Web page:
Guns N' Roses, London Stadium review - venue almost ruins night of glory; The Not in This Lifeti

From The Arts Desk

It had been a perfect summer's day and the excitement before Friday night's gig was palpable. Everyone knew how Axl had aced it, right here, a year ago, filling in as AC/DC's lead singer. Around the stadium denim-clad punters sipped ice-cool beer and discussed how this reunion was going to sound. Many hoped that it would be just like when the classic line-up last played London in 1992. Except, this time, the sound quality would be better.

Unfortunately, for many, the latter wasn't to be. As the band launched into "It's So Easy" smiles of anticipation turned into looks of disbelief - the acoustic at the back of the venue felt like sludge. The culprit seemed to be the phasing of the central and rear speakers, meaning the music and images on the big screen were, often, barely in the same time zone. One guy behind me opined that those drinking in the bars outside could probably hear Axl and Slash more clearly.

To make matters worse, it wasn't just any old songs being ruined, it was classics like "Mr Brownstone" and "Welcome to the Jungle". But rock fans are made of stern stuff and a sense of defiance soon swept through the stands. This crowd weren't going to let a dodgy sound system ruin their night. Especially given how hard the band were rocking.

Axl, if not particularly lean, was certainly looking moody. A cowboy hat sat atop his head while his hips swivelled snake-like. Most importantly, his voice was moving fluidly up its five and a half octaves, and Slash's fingers moved as nimbly as ever across the fretboard. Down at the mosh pit, the crowd were ecstatic.

Then came a slight lull. During "Better", and "Estranged" – songs which even diehard fans barely remember – the excitement dipped. With little else going on the screens or stage, this was a time to catch your breath and engineers to get to grips with the speakers.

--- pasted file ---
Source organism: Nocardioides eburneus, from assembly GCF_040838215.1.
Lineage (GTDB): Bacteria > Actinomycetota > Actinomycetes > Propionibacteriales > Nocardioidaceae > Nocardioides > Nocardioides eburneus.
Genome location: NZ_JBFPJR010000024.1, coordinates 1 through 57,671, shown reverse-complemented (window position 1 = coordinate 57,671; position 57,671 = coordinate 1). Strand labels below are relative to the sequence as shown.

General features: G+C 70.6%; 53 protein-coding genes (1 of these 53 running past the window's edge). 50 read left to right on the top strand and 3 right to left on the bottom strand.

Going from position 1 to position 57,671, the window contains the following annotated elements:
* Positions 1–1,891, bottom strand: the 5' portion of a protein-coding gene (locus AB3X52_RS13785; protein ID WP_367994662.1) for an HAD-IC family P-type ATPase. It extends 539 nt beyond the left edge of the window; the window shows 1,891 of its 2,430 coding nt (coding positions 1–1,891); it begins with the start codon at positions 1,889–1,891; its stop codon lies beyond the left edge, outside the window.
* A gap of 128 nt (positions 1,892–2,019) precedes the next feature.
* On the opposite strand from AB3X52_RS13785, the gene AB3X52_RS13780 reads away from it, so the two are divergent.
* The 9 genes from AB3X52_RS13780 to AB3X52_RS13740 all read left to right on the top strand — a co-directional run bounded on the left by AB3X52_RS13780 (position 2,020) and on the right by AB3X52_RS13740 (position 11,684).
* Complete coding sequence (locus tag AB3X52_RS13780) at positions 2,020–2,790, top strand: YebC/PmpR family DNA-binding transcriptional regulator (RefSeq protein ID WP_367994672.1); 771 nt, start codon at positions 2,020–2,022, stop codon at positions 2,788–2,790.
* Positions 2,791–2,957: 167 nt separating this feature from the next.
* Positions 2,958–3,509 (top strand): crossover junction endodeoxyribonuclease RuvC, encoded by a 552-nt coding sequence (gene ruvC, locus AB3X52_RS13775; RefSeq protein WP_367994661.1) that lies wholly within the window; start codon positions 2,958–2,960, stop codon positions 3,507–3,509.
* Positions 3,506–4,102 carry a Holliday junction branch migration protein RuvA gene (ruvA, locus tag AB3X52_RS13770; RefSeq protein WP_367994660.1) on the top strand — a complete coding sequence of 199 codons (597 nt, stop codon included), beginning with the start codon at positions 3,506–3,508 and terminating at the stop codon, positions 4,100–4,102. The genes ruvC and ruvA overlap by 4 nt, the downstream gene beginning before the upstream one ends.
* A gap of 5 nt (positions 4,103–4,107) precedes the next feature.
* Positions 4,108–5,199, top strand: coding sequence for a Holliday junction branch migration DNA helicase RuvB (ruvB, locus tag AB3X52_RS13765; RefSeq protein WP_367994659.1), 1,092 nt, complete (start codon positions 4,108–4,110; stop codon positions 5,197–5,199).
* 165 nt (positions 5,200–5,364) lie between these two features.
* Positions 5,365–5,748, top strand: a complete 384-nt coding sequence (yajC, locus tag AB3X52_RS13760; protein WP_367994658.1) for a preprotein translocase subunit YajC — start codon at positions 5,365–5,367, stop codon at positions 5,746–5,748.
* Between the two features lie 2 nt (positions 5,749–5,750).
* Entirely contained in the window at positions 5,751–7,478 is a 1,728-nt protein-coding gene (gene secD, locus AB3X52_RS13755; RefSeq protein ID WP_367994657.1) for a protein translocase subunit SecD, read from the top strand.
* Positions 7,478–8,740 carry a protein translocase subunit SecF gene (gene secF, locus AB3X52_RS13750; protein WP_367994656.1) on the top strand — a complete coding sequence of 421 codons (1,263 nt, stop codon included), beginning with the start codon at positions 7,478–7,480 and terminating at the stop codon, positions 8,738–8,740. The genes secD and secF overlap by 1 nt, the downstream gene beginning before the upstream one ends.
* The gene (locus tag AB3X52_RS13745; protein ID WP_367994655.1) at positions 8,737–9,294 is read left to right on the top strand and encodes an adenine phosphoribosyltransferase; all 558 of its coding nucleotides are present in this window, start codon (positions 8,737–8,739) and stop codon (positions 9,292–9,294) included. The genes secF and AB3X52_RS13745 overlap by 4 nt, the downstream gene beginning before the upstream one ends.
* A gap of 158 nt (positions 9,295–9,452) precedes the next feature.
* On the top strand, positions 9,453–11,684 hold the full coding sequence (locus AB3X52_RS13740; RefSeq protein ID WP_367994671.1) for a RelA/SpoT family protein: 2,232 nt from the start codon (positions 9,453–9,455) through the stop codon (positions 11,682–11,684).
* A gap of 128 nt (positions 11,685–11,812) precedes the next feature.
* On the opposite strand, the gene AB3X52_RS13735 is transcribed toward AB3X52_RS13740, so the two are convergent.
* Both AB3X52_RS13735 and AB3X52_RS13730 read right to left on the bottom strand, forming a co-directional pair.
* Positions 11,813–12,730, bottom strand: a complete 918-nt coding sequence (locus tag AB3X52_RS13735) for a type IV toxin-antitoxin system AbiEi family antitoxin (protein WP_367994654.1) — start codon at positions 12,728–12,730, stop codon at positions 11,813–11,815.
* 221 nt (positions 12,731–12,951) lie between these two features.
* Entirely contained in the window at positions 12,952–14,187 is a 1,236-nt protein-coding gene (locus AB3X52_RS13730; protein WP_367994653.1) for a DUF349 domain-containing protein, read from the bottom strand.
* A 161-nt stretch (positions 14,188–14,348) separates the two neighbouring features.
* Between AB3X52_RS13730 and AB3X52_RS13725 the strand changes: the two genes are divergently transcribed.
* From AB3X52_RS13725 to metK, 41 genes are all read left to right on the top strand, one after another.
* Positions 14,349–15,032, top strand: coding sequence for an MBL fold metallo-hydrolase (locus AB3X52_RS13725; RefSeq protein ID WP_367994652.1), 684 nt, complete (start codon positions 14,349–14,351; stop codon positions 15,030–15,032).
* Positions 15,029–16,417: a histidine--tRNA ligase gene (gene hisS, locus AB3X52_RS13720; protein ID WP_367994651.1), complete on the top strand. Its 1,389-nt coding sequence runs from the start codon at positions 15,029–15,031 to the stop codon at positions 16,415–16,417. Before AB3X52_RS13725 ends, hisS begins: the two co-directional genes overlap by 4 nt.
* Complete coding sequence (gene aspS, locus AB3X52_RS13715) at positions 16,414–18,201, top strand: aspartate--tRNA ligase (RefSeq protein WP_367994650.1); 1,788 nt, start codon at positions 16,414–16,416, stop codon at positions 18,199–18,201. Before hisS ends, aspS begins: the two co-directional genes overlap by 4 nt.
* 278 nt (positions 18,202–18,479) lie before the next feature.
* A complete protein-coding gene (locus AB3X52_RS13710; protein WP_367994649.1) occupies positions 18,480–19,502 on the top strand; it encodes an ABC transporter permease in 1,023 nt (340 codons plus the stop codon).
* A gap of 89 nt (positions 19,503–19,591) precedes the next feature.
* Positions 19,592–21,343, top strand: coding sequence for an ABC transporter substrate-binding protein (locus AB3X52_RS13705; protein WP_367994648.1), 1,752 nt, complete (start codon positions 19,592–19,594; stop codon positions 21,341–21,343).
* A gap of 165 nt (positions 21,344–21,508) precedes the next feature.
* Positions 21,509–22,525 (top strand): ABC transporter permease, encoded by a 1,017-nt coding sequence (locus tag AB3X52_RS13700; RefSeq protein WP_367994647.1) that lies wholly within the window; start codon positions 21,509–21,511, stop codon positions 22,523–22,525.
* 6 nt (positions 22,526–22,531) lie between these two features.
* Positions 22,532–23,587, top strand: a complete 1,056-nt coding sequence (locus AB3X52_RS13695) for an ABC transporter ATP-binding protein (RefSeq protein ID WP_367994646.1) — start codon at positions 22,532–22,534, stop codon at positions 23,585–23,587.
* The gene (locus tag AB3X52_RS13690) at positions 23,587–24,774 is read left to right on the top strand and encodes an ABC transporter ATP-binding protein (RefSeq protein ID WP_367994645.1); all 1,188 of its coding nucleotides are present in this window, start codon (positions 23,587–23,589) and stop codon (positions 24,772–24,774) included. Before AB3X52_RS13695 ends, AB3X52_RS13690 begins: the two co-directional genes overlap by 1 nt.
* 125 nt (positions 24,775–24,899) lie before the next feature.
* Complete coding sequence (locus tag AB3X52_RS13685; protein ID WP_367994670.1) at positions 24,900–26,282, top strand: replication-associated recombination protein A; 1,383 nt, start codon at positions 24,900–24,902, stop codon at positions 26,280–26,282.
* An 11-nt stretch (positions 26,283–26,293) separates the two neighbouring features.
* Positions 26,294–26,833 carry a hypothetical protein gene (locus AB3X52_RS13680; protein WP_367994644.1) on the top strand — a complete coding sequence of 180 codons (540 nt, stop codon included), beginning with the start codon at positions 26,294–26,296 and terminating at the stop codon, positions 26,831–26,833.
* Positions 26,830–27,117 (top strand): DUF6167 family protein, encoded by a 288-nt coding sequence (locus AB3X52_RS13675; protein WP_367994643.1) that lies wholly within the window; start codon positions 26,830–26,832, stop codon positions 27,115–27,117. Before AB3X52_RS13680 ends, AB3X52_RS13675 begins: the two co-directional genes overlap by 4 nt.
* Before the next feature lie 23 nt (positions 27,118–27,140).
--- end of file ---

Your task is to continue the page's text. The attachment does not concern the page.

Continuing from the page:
A few adjustments later, sonically things began to improve. With clearer acoustics, "Civil War" was full of pomp and bombast whilst "Yesterdays" felt tearful and nostalgic. Meanwhile the light was starting to dim, and by the time Slash embarked on his blistering solo spot, the sound quality for the whole venue was finally coming together. Just in the nick of time.

The evening's climax, "Sweet Child O' Mine", was a thing of true beauty. Unsurprisingly, many fans looked like they could die happy for having heard Axl and Slash perform it. The two main men may have barely exchanged a glance all night, but individually they looked pleased as punch. It was then the turn of the rhythm guitarist, Richard Fortus, to have a moment in the spotlight. The instrumental version of Pink Floyd's "Wish You Were Here" where he duetted with Slash was as sweet as it was unexpected. Another left-field cover was the piano outro from Eric Clapton's "Layla", which segued into "November Rain" while the cameras zoomed in on the bejewelled fingers tickling the ivories. For a moment it looked like it could be Elton John. But, of course, it was Axl, and the performance was both brilliant and totally over-the-top.

The rest of the set was equally thrilling: "Knocking on Heaven's Door", "Nightrain", "Patience" and the Chris Cornell tribute, "Black Hole Sun", all succeeded in evoking the band's glory days. It was only when the speakers were turned up for "Paradise City", and that awful echo returned, that we were reminded of the limitations of the London Stadium. And there was plenty of time to reflect. It took 50,000 fans well over an hour, funnelled in the sweltering heat, just to get out.

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